Figure 3: Income Tax threshold freezes and other tax and benefit changes this Parliament leave the typical household worse-off by £1,000 per year
Impact in 2025-26 of personal tax and benefit changes announced since March 2021, by equivalised household income vigintile, in 2022-23 prices: UK
Notes: Incomes after housing costs. All parliament changes as of the original Growth Plan includes; abolishing the additional (45p) rate of Income Tax (and associated dividend tax cut), 1p cut to the basic rate of Income Tax, Universal Credit taper and work allowance changes, higher National Insurance Primary Threshold, and 4-year freeze to Income Tax thresholds. After growth plan revisions does not include abolishing the 45p rate or cut the basic rate of Income Tax.
Source: RF analysis of DWP, Family Resources Survey using the IPPR Tax-Benefit Model.
Overall, the tax take is now heading to its highest sustained level in 70 years
Having promised to reduce taxes, the Government is now returning taxes to a rising path relative to GDP, with the share projected to rise to around 36 per cent by the end of the parliament, up from 33 per cent at the start (Figure 4). This would bring the UK’s tax take up to its highest level since 1950-51, reflecting long-term pressures for more public spending, as well as the goal to get debt falling as a share of GDP.
Figure 4: With most of the mini-Budget’s tax cuts reversed, taxes are projected to rise to their highest levels in over 70 years relative to GDP
National account taxes as a proportion of GDP: UK
Notes: Lines do not account for economic forecast changes since March 2022. Assumes that the Bank Surcharge is maintained at 8 per cent.
Source: RF analysis of OBR, Public finances databank; HM Treasury, The Growth Plan 2022; HM Treasury, Chancellor brings forward further Medium-Term Fiscal Plan measures.
Perhaps the biggest surprise of the day was reforms to energy price support
The Chancellor has also said that the Energy Price Guarantee (EPG) will now end next April, 18 months earlier than originally planned. This could save the Treasury up to £40 billion next year, at the price of allowing typical annual bills to rise to £4,000 next April (on the basis of current wholesale gas prices and the Ofgem price cap returning to effect).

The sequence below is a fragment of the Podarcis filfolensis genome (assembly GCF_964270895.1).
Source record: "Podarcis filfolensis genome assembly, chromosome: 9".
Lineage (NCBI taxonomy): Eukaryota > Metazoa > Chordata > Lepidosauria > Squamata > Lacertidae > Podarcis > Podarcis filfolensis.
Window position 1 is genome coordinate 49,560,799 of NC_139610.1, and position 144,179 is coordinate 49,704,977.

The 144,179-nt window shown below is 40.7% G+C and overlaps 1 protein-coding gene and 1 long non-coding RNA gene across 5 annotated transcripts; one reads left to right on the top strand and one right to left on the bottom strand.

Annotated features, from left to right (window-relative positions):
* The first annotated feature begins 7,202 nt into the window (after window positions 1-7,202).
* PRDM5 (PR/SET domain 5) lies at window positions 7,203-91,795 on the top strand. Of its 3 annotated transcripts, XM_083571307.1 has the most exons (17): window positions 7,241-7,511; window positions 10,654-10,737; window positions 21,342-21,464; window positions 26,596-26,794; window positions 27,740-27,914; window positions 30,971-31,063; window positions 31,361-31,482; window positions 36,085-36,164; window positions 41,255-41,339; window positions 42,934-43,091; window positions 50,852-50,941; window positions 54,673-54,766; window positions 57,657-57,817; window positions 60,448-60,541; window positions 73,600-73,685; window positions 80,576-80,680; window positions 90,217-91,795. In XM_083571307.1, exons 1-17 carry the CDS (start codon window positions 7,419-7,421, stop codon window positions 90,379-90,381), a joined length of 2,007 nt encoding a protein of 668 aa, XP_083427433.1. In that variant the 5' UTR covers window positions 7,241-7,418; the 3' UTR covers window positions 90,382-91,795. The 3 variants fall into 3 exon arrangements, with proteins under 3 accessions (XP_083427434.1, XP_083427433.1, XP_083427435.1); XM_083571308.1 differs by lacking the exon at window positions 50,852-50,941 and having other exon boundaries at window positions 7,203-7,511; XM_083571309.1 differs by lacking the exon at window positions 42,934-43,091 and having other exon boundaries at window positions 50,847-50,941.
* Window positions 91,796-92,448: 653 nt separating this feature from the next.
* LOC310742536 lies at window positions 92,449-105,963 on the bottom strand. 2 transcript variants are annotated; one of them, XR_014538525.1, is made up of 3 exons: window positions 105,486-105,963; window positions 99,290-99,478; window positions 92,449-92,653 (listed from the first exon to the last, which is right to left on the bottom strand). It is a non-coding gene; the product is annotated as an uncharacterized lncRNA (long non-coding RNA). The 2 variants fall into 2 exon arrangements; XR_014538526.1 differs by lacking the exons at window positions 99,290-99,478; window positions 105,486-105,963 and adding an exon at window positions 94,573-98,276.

As Figure 5 shows, typical bills reaching such highs would be in stark contrast to historical levels of household expenditure, being entirely unaffordable for millions of households, especially those on low incomes and with high energy use. As such, significant pressure has been placed on the announced Treasury review to come up with a more targeted – and cheaper – successor for the EPG.
Figure 5: Ending the Energy Price Guarantee will see energy bills surge from already historic highs
Historical and forecast household expenditure on gas and electricity bills, real terms, 1970-2023
Notes: Historical values are a function of energy prices and actual household usage. 2022 and 2023 estimates assume per-household consumption of 2,900 kWh electricity and 12,000 kWh of gas, in line with typical domestic consumption values in Ofgem’s price cap methodology. 2022 and 2023 values demand-weighted by quarter, in line with respective price caps or energy price guarantee, and inclusive of £400 Energy Bill Support Scheme support and a price capped typical dual fuel bill of £4,000 for the final three quarters of 2023.
Source: RF analysis of ONS, BEIS, Ofgem, UCL SERL data.
A social tariff, as detailed in previous Resolution Foundation work, whereby the price cap remains in place but lower-income households are offered a discounted rate, could tick both of these boxes. It would also avoid dulling the strength of the price signals being sent to better-off households, who would likely respond by reducing energy consumption. This would be complex to implement but would work toward the Chancellor’s aim to ‘better incentivise energy efficiency’ (ideally combined with ramping up efforts to insulate the nation’s porous building stock). Lessons could also be drawn from German proposals to target support on the basis of households’ energy bills, subject to an income test.
The Government is hoping that by reversing tax cuts it can bring down borrowing costs, reducing the scale of the spending cuts needed to balance the books
The huge reversals in policy announced by Jeremy Hunt show the priority being placed on reducing pressure on the Bank of England to raise interest rates. By reducing the size of the unfunded tax cuts and the EPG, the Government is reducing the amount of fiscal stimulus it is pumping into the economy. This should reduce some of the upward pressure on inflation in the coming months, reducing the need for the Bank to increase interest rates. This in turn will feed into lower borrowing costs for the Government, reducing the scale of spending cuts to be announced on 31 October. If today’s announcements calm the market and reduce interest rates by 0.5 percentage points on a lasting basis (yields on benchmark 10-year gilts fell by around that amount this morning), this would reduce borrowing costs by a further £8.1 billion according to the OBR’s ready reckoners, adding significantly to the £32 billion of lower borrowing from the U-turns announced since the mini-Budget.
Despite this, either further tax cuts, or – more likely – large spending cuts are still likely to be needed to ensure the public finances are put on a sustainable footing. Given the size of the fiscal hole facing the Government, today’s measures will reduce rather than eliminate the spending cuts set to be announced on 31 October. Cuts totalling tens of billions of pounds are likely to need to be announced if the Government is to meet its stated aim of having debt as a share of GDP falling in the medium term.
Torsten Bell, Adam Corlett, Karl Handscomb, Jonathan Marshall & James Smith